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Labour Standards And The “Race To The Bottom”: Rethinking Globalisation And Workers Rights From Developmental And Solidaristic Perspectives

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  • Professor Ajit Singh

Abstract

There is a protracted stalemate between rich (the North) and poor (the South) countries over the question of minimum labour standards in developing economies. This paper is a sequel to Singh and Zammit (2000). It considers afresh key issues in the controversy. While fully recognizing the moral, political and philosophical dimension of this complex issue, the paper concentrates on the central economic question of the “race to the bottom”. It emphasizes the difficulties of establishing labour standards in the vast informal sectors in developing countries and suggests that the ILO conventions 87 and 98 should be amended to properly reflect these concerns. It also argues that ILO core conventions should be broadened to include the right to decent living. The overall conclusion is that labour standards are important indicators of economic development but their promotion is best achieved in a non-coercive and supportive international environment such as that provided by the ILO.

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Bibliographic Info

Paper provided by ESRC Centre for Business Research in its series ESRC Centre for Business Research - Working Papers with number wp279.

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Date of creation: Apr 2004
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Handle: RePEc:cbr:cbrwps:wp279

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Keywords: Labour standards; Globalisation; Informal sector; Economic Development.;

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References

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  1. Drusilla K. Brown & Alan V. Deardorff & Robert M Stern, 2001. "Child Labor: Theory, Evidence, and Policy," Working Papers 474, Research Seminar in International Economics, University of Michigan.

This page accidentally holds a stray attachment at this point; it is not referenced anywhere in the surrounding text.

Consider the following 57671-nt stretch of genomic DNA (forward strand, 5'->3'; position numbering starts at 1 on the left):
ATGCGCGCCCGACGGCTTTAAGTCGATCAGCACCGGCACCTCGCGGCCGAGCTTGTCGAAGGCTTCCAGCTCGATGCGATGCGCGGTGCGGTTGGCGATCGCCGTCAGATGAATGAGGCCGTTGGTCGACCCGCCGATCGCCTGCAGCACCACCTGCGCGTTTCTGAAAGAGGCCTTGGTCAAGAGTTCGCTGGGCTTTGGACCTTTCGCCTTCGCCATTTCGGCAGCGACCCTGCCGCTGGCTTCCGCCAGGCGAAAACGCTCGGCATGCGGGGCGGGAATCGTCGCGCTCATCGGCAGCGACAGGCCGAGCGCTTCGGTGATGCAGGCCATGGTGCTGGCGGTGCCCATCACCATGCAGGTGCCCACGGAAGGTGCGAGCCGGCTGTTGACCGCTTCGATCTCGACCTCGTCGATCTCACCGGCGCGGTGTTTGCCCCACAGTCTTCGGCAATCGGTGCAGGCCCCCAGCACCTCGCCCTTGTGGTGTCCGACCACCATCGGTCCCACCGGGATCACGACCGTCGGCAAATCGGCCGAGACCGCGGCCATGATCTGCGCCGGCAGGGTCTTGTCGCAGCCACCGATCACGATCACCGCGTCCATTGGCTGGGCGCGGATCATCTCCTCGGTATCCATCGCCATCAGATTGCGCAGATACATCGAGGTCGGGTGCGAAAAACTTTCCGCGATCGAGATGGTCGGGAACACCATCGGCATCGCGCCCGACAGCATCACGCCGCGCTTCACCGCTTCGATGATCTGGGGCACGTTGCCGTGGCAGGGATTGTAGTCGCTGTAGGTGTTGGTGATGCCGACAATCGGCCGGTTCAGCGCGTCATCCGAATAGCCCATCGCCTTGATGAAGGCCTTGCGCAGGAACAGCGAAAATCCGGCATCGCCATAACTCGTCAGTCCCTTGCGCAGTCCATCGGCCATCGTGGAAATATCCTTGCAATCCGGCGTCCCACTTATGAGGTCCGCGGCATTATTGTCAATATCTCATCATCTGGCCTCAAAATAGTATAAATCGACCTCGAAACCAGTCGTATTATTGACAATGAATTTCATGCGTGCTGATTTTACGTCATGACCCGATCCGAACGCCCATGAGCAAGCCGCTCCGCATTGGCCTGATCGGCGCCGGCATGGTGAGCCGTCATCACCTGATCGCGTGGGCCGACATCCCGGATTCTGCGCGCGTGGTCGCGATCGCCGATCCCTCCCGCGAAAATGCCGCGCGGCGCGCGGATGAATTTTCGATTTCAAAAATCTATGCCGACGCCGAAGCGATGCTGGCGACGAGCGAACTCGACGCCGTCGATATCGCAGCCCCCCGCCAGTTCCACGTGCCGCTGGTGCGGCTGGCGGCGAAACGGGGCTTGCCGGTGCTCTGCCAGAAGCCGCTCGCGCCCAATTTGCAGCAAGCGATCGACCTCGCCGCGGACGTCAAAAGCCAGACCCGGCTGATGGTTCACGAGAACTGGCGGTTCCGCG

2. Timothy Besley & Robin Burgess, 2002. "Can Labour Regulation Hinder Economic Performance? Evidence from India," STICERD - Development Economics Papers - From 2008 this series has been superseded by Economic Organisation and Public Policy Discussion Papers 33, Suntory and Toyota International Centres for Economics and Related Disciplines, LSE.
  3. Glyn, A. & Hughes, A. & Lipietz, A. & Singh, A., 1988. "The Rise And Fall Of The Golden Age," Cambridge Working Papers in Economics 884, Faculty of Economics, University of Cambridge.
  4. Kimberly Ann Elliott & Richard B. Freeman, 2003. "Can Labor Standards Improve under Globalization?," Peterson Institute Press: All Books, Peterson Institute for International Economics, number 338.
  5. Blanchflower, D. & Slaughter, M., 1998. "The Causes and Consequences of Changing Income Inequality: W(h)ither the Debate?," Papers 27, Centre for Economic Performance & Institute of Economics.
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Cited by:
  1. Hecock, R. Douglas & Jepsen, Eric M., 2013. "Should Countries Engage in a Race to the Bottom? The Effect of Social Spending on FDI," World Development, Elsevier, vol. 44(C), pages 156-164.
  2. Ananya Reed & Darryl Reed, 2009. "Partnerships for Development: Four Models of Business Involvement," Journal of Business Ethics, Springer, vol. 90(1), pages 3-37, May.
  3. Alan Muller & Ans Kolk, 2009. "CSR Performance in Emerging Markets Evidence from Mexico," Journal of Business Ethics, Springer, vol. 85(2), pages 325-337, April.
  4. Ajit Singh, 2005. "FDI, Globalisation and Economic Development - Towards Reforming National and International Rules of the Game," ESRC Centre for Business Research - Working Papers wp304, ESRC Centre for Business Research.
  5. Shirkosh, Mehdi, 2005. "The Case for an International Minimum Wage in the Context of Free Trade," MPRA Paper 2463, University Library of Munich, Germany.
  6. repec:ilo:ilowps:462650 is not listed on IDEAS
  7. Brown, W., 2006. "The Influence of Product Markets on Industrial Relations," Cambridge Working Papers in Economics 0652, Faculty of Economics, University of Cambridge.
  8. Singh, Ajit, 2007. "Globalization and Industrial Revolutions in India and China: Implications for Advanced and Developing Economies and for National and International Policies," MPRA Paper 24286, University Library of Munich, Germany.

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